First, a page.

By Amy Silverman
By Olivia LaVecchia
By Monica Alonzo and Stephen Lemons
By Chris Parker
By Michael Lacey
By Weston Phippen
When the jurors returned from deliberations, they awarded the family $2 million, but ruled the hospital was not responsible for Marion's death.
Both sides claimed victory.
"I think the jury did the best they could with the information they had, and it sent a message to Columbia that they just couldn't sweep this under the carpet and pretend it didn't happen," Ann Marion said.
The hospital has neither paid the Marion family nor announced whether it will appeal the decision. The Columbia Medical Center Phoenix facility, now sitting lifeless and closed, was recently sold to Phoenix Children's Hospital.
After the trial, the pondering of who mutilated Marion began anew.
Woods said Mary Trese could not be found for months before the trial, causing raised eyebrows among the plaintiffs' counsel. "She was gone for the longest time," Woods said. "Nobody anticipated she would show up for the trial."
Trese's attorney, Melody Emmert, dismissed Woods' assertion. "I don't know how hard they searched," she said. "I think they're trying to indicate that there was some running away, and that was certainly not my impression."
When plaintiffs' attorneys learned that Trese would testify after all, they were eager to question her about a few crucial inconsistencies in her previous statements.
In her initial police interview, Trese had said she saw RN Sheila Wiley washing Marion's genitalia after the code and said Wiley had admitted removing his Foley catheter. She also told hospital attorneys Marion's wife had said she expected her husband to pass away because of his heart condition. (Later, Trese would retract that assertion, saying the wife simply did not seem surprised.)
Both of these claims diverted attention from the possibility of a pre-code mutilation, and likely contributed to Moreno's suspicion of Wiley and DeWitt.
But on the stand, while the statements of Columbia's staff remained static, Trese's story began to shift.
Flown to Phoenix as a witness for hospital attorneys to swear she saw Marion intact, Trese was visibly anxious. She swore she saw Marion's genitals intact during DeWitt and Wiley's cleanup. ("I believe I saw the genital area, and everything was intact.")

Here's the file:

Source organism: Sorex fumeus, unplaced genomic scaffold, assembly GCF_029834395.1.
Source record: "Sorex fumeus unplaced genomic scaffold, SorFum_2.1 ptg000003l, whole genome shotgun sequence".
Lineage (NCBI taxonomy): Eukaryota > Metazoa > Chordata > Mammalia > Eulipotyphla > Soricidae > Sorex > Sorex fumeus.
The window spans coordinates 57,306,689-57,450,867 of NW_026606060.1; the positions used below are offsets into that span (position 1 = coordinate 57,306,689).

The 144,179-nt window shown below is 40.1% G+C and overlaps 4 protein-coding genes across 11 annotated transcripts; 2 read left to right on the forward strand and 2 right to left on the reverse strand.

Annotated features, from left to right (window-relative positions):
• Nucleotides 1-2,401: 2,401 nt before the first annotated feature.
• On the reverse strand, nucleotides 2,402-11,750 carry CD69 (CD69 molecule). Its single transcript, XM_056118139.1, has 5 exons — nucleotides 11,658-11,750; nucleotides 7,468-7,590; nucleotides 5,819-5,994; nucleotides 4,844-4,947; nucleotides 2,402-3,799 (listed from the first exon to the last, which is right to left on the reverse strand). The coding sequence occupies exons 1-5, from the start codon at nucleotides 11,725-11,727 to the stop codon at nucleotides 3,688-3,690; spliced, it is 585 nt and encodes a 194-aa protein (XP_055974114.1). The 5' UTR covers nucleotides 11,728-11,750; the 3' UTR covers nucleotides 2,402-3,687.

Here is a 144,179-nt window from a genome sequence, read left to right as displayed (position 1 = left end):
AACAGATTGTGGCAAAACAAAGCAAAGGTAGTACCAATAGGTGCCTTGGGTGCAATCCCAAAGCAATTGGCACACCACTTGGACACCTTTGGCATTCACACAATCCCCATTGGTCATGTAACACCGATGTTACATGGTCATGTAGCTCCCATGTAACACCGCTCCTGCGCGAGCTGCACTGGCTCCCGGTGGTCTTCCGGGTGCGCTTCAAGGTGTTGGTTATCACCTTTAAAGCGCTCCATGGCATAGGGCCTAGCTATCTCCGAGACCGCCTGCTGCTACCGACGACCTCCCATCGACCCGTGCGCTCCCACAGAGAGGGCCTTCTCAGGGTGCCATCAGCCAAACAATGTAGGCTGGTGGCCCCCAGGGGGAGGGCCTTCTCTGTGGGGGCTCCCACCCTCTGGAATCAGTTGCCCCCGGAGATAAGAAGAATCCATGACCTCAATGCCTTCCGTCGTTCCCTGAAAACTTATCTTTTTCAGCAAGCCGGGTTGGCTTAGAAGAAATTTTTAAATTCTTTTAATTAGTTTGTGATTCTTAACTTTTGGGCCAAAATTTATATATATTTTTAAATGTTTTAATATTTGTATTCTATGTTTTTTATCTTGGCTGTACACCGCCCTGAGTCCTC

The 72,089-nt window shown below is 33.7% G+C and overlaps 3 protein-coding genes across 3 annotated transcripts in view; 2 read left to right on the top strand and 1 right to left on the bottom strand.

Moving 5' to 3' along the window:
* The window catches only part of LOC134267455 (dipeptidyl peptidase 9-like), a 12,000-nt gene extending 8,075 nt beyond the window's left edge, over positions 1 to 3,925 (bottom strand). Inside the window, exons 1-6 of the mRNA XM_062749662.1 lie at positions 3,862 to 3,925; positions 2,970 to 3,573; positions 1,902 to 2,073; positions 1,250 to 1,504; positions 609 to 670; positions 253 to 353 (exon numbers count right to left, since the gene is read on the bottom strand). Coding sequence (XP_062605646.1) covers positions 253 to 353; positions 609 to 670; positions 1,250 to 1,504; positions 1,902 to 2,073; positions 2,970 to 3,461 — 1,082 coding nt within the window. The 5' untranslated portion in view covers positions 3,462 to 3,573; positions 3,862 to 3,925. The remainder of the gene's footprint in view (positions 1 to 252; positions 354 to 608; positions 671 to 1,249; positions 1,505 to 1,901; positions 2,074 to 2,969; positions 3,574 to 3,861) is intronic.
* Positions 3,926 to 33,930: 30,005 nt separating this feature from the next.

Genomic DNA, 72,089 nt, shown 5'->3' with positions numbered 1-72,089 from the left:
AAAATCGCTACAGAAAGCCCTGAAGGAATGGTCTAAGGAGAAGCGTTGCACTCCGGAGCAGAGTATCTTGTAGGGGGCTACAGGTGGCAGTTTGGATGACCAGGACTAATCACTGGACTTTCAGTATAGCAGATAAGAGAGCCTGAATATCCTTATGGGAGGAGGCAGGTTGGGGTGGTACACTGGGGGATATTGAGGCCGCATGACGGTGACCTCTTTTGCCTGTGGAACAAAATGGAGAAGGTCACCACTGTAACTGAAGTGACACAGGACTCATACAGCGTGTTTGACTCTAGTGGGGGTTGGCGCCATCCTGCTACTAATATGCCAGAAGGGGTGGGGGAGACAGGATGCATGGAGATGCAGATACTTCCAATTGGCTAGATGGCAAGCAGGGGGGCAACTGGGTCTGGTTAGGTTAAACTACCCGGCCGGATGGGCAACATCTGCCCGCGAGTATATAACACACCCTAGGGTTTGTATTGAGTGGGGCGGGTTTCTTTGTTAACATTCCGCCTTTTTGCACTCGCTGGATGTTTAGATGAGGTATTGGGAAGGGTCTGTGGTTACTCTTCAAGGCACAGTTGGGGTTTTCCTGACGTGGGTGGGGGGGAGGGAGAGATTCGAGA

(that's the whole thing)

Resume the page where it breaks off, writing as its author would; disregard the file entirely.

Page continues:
Then, during cross-examination, McGovern whittled away at Trese's assertions, suggesting that she was describing what routinely happens during a cleanup rather than what she actually saw on Halloween 1996:
McGovern: "You never saw anybody, Mary, removing the Foley catheter, correct?"
McGovern: "You never saw anybody wash the perineal/penis/anus/groin area?"
. . .
McGovern: "You realize that maybe you were talking about what normally occurs and it really wasn't something you saw?"
. . .
McGovern: "And I infer from that that [you are saying] 'I must have seen his testicles and penis, but I didn't really.'"
McGovern: "Thank you, Mary."
After the trial, Woods described Trese's testimony as "dramatic."
"She was extremely nervous," Woods said. "You just don't see many witnesses who are that frazzled as they take the stand. She had several different versions of her story, and the jury did say afterward they found her not credible."
McGovern hypothesized later that perhaps Trese had simply forgotten to check on Marion since her last documented round at midnight and wanted to divert attention from her time frame of responsibility so no one would think she could have prevented his death. (The hospital would later add another entry into Marion's record for Trese timed at 4:13 a.m. -- showing she checked on him a half-hour before he was discovered nonresponsive.) Her fear or guilt over missing a round could explain why she was crying when the family arrived, and why she kept changing her story.
It's a theory, one of many. But it is certain that Trese's version of events changed, and her conflicts with Wiley and DeWitt show a discrepancy among the staff as to what exactly happened that night.
"Before the trial, it seemed like there were missing pieces to the puzzle; now it seems like there are too many pieces," said Ann Marion.
Not only too many pieces, but too many pieces that do not fit together.
"These employees had memories that got better in the year 2000 than they were in 1996," McGovern said. "And [the memories] only got better as to their own innocent involvement, and the likely involvement of somebody other than themselves -- 'It may be that witch, maybe it's the wife, maybe it's the organ donor guy, maybe it's the funeral home guy.' All we'll ever know about this is that one or more of those employees knows something and will go to their grave without telling the truth."
So was the mutilator a member of the hospital staff, as McGovern insisted? A vagrant who just happened into the room? Was it just a coincidence the mutilation occurred on Halloween? Will the mutilator, as McCrary said, do this again? And was Dominic Marion murdered?
Ann Marion has her own suspicion.
Not to whodunit. She is exhausted by suspects and theories and gory minutia. Discussion of her husband, and especially how he died, is obviously painful. Several members of the Marion family now have a fear of hospitals.